February 2024 Church & State Magazine - February 2024

Increasing inclusion: Our local government voted to open meetings with a prayer. We turned it into an opportunity

  Jeryl Marcus

After our local county government ruled to allow public prayer at meetings, the first question we advocates of separation of church and state had was, “Now what?”

As an activist group, Join us for Justice, the El Paso, Texas, Chapter of Americans United, is charged with addressing local violations of religious freedom. This extends to the weekly public meetings of the El Paso City Council and the El Paso County Commissioners Court that routinely open with a public prayer or “invocation.” Some of the invocations have become exclusionary and preachy.

Nevertheless, we decided to welcome the public prayer ritual, and here’s why.

It’s 9:30 a.m. on Monday, and residents from the El Paso community have gathered at the courthouse to speak in an open forum at the County Commissioners Court. (In this context, “court” refers to a legislative body, not a judicial one.) Several schoolchildren lead us in the Pledge of Alliance to the American flag followed by a shorter pledge to the Texas flag. The children are in their classroom, and we see them on the video screen at the front of the room. By tomorrow morning, the complete broadcast will be available to the public on YouTube, where it will reside indefinitely.

A woman’s voice floats over the sound system, asking everyone to “Please be seated for an invocation delivered today by Joe Nevarez, a representative of Join us for Justice, the El Paso Chapter of Americans United for Separation of Church and State.” Those same words appear as a banner at the top of the screen.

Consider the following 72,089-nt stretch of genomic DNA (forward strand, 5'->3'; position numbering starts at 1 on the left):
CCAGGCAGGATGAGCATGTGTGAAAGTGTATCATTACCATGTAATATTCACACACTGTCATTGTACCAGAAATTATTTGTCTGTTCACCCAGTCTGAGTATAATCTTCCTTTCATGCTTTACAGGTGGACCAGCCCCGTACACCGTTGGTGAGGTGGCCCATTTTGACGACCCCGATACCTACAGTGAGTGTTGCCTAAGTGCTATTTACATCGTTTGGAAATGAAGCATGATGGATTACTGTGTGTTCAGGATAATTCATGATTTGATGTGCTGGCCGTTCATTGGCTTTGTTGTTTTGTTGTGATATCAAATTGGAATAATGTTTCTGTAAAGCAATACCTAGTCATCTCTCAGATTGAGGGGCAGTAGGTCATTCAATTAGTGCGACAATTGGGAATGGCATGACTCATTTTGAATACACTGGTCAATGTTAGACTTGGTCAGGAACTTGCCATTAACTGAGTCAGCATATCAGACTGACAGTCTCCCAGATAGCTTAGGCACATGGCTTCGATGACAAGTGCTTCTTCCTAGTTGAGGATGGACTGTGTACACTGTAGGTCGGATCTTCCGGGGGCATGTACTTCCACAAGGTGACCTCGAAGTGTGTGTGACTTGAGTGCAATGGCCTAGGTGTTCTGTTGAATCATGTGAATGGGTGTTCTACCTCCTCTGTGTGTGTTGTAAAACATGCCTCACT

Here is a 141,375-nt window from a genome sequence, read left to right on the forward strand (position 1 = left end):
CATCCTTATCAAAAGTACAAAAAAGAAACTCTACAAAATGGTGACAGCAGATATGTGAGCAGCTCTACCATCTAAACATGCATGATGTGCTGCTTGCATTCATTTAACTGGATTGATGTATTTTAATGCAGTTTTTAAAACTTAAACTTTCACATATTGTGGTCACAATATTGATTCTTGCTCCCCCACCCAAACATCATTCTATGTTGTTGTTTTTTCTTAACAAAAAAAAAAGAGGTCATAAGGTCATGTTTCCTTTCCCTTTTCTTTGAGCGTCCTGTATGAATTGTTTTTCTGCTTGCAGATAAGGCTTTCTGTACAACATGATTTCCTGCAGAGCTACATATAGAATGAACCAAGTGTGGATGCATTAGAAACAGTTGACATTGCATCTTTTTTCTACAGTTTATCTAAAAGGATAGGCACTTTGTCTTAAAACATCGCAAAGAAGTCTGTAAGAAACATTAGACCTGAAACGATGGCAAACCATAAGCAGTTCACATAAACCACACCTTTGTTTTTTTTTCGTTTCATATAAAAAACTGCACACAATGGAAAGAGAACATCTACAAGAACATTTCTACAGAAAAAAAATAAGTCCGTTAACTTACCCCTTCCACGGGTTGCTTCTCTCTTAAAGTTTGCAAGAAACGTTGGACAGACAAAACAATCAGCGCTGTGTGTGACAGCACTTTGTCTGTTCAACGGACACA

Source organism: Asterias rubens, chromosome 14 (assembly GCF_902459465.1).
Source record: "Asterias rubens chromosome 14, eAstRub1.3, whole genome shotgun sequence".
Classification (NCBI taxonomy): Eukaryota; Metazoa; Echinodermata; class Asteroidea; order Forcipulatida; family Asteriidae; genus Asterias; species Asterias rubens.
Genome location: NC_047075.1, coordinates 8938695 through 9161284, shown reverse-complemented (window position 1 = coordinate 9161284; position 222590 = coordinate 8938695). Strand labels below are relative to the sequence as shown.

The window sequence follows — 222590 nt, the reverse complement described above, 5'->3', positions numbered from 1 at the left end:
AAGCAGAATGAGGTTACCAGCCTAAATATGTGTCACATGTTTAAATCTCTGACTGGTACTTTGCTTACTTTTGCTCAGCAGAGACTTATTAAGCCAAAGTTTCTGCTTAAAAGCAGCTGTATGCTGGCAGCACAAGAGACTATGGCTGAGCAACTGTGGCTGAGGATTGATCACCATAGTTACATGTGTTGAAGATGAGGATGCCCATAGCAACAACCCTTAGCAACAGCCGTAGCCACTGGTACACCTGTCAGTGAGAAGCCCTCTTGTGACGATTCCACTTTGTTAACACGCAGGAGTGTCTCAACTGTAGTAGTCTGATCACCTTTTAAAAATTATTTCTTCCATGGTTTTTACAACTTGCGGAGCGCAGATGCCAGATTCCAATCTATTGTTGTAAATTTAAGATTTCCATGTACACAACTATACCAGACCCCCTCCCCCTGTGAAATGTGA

The four commissioners sit on either side of County Judge Ricardo Samaniego, a charming and affable statesman, who graciously welcomes Joe.

Prayers at government meetings go against the principle of separation of church and state. Yet, in 2014, the Supreme Court held that the town of Greece, N.Y., was not violating the U.S. Constitution by opening its public meetings with a prayer even if they were often Christian. But the high court also held that government officials should strive for diversity and respect other viewpoints.

That created an opening for secular invocations, and shortly after the Greece v. Galloway decision came down, Join Us for Justice delivered what might have been the first such secular invocation in Texas before a meeting of the El Paso City Council.

Offering an opening message: Joe Nevarez provides some thoughts in El Paso

In 2016, we also fought against invocations at the county level. We fought hard and managed to get invocations off the table – for a while.

But when a new round of commissioners was elected to the court in the spring of 2019, the issue resurfaced. This time, it seemed that the decision was pre-ordained, and a policy for offering invocations was installed.

Just prior to the vote, and in opposition to his colleagues on the court and many of his constituents who were in the room on that day to speak in support the measure, Commissioner David Stout took a few minutes to make some eloquent remarks in opposition to the proposal.

“I am worried about this being exclusionary or discriminatory,” Stout said. “I heard a number of the folks that came up and spoke and I thank you all for coming and speaking saying things like: ‘We should all acknowledge God,’ ‘Seek Divine Guidance,’ ‘Realize who God is.’ Those sound like very Christian statements and not everybody who lives in this community and who come to these meetings have to deal with the county on a daily basis. And not everyone is Christian. I am. I’m a Catholic. I believe in the power of prayers, and I know that it works wonders.